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story.lead_photo.caption Betty and Dale Bumpers, shown on March 13, 1999, were married for 66 years. As Arkansas’ first lady when Dale Bumpers served as governor, she campaigned for immunization of all children.

Betty Bumpers, known for her efforts to promote childhood immunization and world peace, died Friday at her home in Little Rock of complications from dementia and a broken hip, said her son Brent Bumpers.

She was 93.

Bumpers was the wife of Dale Bumpers, who was Arkansas' governor for four years and a U.S. senator for 24 years. He died on New Year's Day 2016 at the age of 90.

Brent Bumpers said his mother started having hip trouble about six weeks ago.

"She could hardly walk because of pain, so we took her to the doctor and she had a hairline fracture," he said. "You break a hip with advanced dementia and you aren't going to recover from that. It's just a matter of weeks at that point."

Betty Bumpers' impact went far beyond Arkansas.

"For more than 40 years, Hillary and I treasured our friendship with Betty Bumpers," said former President Bill Clinton. "From her kitchen table in Charleston to the halls of power in D.C., she was always the same: dignified and down-to-earth, intelligent and kind, good-hearted and tough minded.

"She spent a lifetime working to give all our children a healthier, safer future."

Betty Lou Flanagan was born at the family home in Grand Prairie in Franklin County on Jan. 11, 1925, to Ola Callan Flanagan and Herman Edward Flanagan, better known as "Babe."

"I weighed eleven pounds on the cotton scales," Betty Bumpers said in a 2010 interview for the David and Barbara Pryor Center for Arkansas Oral and Visual History in Fayetteville.

She was referring to cotton scales that hung from a big sycamore tree on the family farm at Grand Prairie, about 5 miles north of Branch.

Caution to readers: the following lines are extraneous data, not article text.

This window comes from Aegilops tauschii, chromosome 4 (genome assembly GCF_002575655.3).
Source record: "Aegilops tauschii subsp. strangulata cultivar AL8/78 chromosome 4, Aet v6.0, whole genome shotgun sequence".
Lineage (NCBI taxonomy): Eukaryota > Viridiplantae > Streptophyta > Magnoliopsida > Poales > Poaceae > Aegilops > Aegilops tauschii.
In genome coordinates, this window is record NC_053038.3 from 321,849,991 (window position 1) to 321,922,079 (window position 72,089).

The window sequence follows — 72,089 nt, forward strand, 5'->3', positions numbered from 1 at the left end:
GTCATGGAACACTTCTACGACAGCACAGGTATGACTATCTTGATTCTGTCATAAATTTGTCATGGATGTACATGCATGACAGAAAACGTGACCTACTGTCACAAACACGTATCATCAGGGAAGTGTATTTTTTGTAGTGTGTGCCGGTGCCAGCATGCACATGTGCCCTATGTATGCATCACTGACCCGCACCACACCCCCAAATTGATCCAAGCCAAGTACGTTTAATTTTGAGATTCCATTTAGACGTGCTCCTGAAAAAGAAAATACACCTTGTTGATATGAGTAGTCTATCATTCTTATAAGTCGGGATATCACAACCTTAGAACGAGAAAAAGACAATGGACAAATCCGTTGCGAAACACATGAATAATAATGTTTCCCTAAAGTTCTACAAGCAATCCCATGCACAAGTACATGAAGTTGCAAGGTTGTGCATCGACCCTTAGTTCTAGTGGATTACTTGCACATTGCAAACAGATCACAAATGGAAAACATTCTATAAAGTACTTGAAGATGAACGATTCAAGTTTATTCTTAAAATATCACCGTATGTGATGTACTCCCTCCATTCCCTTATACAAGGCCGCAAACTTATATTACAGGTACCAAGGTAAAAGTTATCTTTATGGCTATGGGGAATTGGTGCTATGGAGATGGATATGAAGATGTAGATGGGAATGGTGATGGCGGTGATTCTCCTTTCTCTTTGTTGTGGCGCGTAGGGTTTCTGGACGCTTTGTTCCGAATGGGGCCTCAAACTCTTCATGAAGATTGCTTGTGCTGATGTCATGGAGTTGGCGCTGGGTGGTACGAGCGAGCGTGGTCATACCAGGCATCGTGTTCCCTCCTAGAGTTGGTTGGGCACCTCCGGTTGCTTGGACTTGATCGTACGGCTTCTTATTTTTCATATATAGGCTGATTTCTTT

Betty's father had an eighth-grade education and her mother attended what is now the University of Central Arkansas for two years to become certified as a teacher.

Betty Bumpers said her father was a "dirt farmer" who had the first gasoline-powered washing machine in Grand Prairie. He gave the washer to his wife when they got married.

"They were tryin' to grub out a livin' on a worn-out dirt farm," Betty Bumpers told the Pryor Center.

Later, Babe Flanagan would have more financial success buying and selling cattle.

The family had four children, three girls and a boy.

When the hot summer dirt was scorching their bare feet, Betty Flanagan's big brother Callans would take his two youngest sisters by the hand.

"We'd go runnin' across the plowed field, hoppin' from one corn row to another with his help," Betty said.

When it was time to pick cotton, Betty's youngest sister Ruth would nap on her cotton sack while Betty dragged her through the field picking the cotton from both of their rows.

"I just remember doin' that 'cause I kinda looked after her," Betty said.

Many of Betty's ancestors were merchants and farmers. Her grandmother was a Chastain. The Chastain and Bumpers families were French Huguenots, she said in the 2010 interview.

Betty said she didn't know many black people as a child, but a black man worked occasionally on her father's farm. He was afraid of the dark, so he would get Betty and one of her sisters to ride on his shoulders when he walked to the barn at night to turn out the horses after they'd been fed.

When Betty was in the seventh grade, the family moved to Fort Smith.

She described Darby Junior High School as "an old castle building" with an indoor swimming pool. It was the first time she'd ever swam in a pool. Betty was used to swimming in "old coal pits" in Franklin County. Her grandmother would tie a rope around the kids and reel them in if she thought they were in danger.

The Flanagan family moved to Charleston the summer before her senior year of high school.

It was there that she met Dale Bumpers, who had a newspaper route and later worked as a butcher at the Kroger store. He would fly down the hill on his bicycle to deliver the paper, Betty remembered.

"I usually found some excuse to be out in the yard or somethin'," she said.

They began dating.

In 1942, Betty graduated from Charleston High School. Dale Bumpers had one more year to go.

For a year after she graduated, Betty and a sister ran a malt shop in Fort Smith. Then the family moved to Ames, Iowa.

She attended Iowa State University and the Chicago Academy of Fine Arts, where she discovered she had a talent for making hats.

"I could have gone to work with designers or with some fashion house," she said in a biography written by Anna Eblen and Martha Jane Eblen.

Later, Betty taught elementary school in Charleston. She attended the University of Arkansas in Fayetteville before marrying Dale Bumpers in 1949. At the time, he was a law student at Northwestern University at Evanston, Ill.